Finding the Up-Side…

So there have been lots of moments over the past couple of years when I’ve been panicked about infertility. I’ve been angry, excited, fearful, hopeful, anxious, despondent… you name it! That’s a big part of why we decided that we needed ‘a break’ after ending our TTC journey early this September, after our final failed medicated IUI. I just needed a break from the endless disappointment and axiety. He just needed a break from me being crazy. We both just needed a chance to catch our breath from the past couple of years.

I’ve still been seeing my counsellor, just because I think it’s a good idea for someone like me who’s walking through a lot of stuff… and just in general a good idea in general! One of the things I asked my counsellor last time I was there was if there were any areas in how I was working through all of this that she thought were things I needed to be working through more before starting the adoption process. I was surprised, but encouraged when she said to me that she feels like I’ve dealt with it in a very healthy way, with a lot of grace, and that she feels quite confident that there are no ‘red flags’ there.

Can’t tell you how much that encouraged me!! I keep thinking that I must be over-reacting or that I’m a little nuts – it’s nice to hear that this is normal and that I’m OK, even if it doesn’t feel like it some days!

Anyhow, that led me to thinking about what some of the up-sides are of adopting, through foster care, after infertility. Now keep in mind that some of these are a tongue-in-cheek, but that’s part of the dark humour that comes from walking this road!

  • Not having morning sickness! My SIL, Dawn, is about 8 weeks pregnant now… and she feels like garbage. She’s got morning sickness ALL DAY long. I hate nausea, so this is something I’m pretty excited about not experiencing. πŸ˜‰
  • Our kids will likely already be potty-trained… nice! I mean seriously – who likes diapers? (Well honestly, I was really excited about getting those cool cloth diapers and being all hard-core earth mom and all, but that’s something I’m OK with not having to do!)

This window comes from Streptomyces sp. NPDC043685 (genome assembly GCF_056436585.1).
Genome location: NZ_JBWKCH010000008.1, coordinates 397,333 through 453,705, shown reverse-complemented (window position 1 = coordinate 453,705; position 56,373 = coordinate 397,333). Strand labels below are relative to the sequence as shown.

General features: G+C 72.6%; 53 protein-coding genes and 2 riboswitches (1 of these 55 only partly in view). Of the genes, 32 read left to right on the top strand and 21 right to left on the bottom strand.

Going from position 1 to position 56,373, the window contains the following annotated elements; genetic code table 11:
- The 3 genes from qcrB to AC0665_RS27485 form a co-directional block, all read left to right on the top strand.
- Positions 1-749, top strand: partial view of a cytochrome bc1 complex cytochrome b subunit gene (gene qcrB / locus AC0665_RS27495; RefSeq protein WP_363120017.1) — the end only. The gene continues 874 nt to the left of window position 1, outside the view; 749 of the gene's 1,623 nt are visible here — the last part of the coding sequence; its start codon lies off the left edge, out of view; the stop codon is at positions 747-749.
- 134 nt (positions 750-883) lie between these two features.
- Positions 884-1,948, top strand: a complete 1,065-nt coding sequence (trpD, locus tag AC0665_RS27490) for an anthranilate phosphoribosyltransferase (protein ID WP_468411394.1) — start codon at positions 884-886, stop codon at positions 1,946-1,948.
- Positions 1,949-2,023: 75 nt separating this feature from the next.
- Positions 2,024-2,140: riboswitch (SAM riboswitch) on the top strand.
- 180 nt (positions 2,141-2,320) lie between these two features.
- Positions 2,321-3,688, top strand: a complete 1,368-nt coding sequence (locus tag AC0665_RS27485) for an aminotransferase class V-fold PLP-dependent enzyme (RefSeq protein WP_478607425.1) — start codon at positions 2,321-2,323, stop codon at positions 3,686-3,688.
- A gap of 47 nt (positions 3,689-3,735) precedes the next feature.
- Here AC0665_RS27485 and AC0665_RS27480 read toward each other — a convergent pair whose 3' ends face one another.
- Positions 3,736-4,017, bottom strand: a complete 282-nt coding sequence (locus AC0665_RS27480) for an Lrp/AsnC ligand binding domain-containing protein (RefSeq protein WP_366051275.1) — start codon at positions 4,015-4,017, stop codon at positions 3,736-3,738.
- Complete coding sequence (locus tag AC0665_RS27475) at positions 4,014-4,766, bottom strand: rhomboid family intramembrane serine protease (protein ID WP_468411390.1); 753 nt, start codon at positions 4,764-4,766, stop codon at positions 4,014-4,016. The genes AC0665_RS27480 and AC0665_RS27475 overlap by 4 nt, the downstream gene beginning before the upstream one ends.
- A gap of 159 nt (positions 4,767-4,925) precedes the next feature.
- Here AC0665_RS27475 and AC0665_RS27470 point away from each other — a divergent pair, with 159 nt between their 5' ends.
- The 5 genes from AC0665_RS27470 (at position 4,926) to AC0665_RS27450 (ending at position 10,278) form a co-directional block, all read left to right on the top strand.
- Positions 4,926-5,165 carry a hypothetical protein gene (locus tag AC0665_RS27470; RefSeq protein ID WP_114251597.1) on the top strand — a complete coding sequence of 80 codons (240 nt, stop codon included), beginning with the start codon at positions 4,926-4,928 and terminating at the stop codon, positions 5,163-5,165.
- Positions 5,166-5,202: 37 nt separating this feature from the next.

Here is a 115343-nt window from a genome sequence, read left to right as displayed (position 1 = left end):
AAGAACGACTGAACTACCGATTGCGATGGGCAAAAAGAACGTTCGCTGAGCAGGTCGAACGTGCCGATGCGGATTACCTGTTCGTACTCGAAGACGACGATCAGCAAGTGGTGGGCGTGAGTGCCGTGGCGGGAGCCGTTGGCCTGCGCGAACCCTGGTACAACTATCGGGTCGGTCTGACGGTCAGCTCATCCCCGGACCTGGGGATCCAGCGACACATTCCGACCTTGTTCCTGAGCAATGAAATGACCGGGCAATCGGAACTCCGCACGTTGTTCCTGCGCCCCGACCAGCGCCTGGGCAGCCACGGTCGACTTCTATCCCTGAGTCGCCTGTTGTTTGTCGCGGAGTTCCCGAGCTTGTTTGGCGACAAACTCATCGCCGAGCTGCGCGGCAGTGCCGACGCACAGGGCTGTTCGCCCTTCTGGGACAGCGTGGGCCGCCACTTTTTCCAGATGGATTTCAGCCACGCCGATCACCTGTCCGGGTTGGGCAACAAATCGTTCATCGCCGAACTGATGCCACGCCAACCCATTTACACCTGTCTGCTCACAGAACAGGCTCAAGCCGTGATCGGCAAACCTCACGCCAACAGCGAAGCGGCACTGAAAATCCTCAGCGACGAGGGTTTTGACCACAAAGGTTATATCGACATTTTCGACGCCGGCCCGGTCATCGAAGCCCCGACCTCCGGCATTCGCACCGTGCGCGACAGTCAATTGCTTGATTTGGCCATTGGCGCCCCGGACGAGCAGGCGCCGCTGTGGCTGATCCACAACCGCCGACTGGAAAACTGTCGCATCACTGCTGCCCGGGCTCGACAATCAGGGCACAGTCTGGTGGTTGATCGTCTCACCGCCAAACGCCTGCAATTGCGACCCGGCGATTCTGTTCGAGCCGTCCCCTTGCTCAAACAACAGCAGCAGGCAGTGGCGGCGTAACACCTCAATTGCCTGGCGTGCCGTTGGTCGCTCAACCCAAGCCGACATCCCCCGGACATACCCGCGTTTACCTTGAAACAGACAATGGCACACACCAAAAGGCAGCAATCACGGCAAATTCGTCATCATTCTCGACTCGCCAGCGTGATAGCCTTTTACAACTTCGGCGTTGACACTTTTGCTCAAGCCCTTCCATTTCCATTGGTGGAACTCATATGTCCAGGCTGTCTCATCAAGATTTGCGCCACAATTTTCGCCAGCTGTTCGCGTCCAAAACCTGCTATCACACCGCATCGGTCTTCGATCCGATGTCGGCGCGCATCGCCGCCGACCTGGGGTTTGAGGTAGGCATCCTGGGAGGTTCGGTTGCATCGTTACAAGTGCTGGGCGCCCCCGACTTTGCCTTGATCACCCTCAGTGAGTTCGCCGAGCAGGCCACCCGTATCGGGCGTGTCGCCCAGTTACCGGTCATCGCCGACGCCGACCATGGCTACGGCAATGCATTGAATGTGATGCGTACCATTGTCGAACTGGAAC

• Our kids will be able to use words to tell us what’s wrong! True – lots of kids who come from hard places often face challenges in understanding what’s upsetting them, and knowing how to express that, but hey – we get to actually ask them, and they can tell us. Bonus!
  • We get to do fun stuff right away! When Rob and I think about the idea of kids, the things that are most exciting to us aren’t googling at babies – they’re about DOING stuff, like camping, playing, picnics, and ball games… you know – fun stuff.
  • No stretch marks… well, no new stretch marks! Pregnancy does a number on a woman’s body, but me – I’ll never have to deal with that. Go team, right?
  • Our kids may not be doomed to have complete pancake butts! Rob and I both have super flat white-people bums, and we used to joke that our poor future kids wouldn’t stand a chance… so now, who knows! We could end up with kids from any racial/cultural background, and they could have actual proper padding on their behinds.

OK, maybe that last one was stretching it, but I’m still new at this. I’m hoping that hoping will be a good thing – that looking forward to the future with optimism and hopeful anticipation will be a lot more enjoyable than the misery and constant disappointment that TTC/IF turned out to be, so hey – one step at a time, eh?

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Mixed Emotions

So… just found out that my brother (Will) and sister-in-law (Dawn) are pregnant again. They’re 6 1/2 weeks along and due in June 2012. I find myself feeling this weird combination of emotions.

Firstly, I’m super happy for them. I wish them nothing but the very best in life and in their family, and I’m really excited about a new little neice or nephew to join the clan. I’m not bitter at them at all.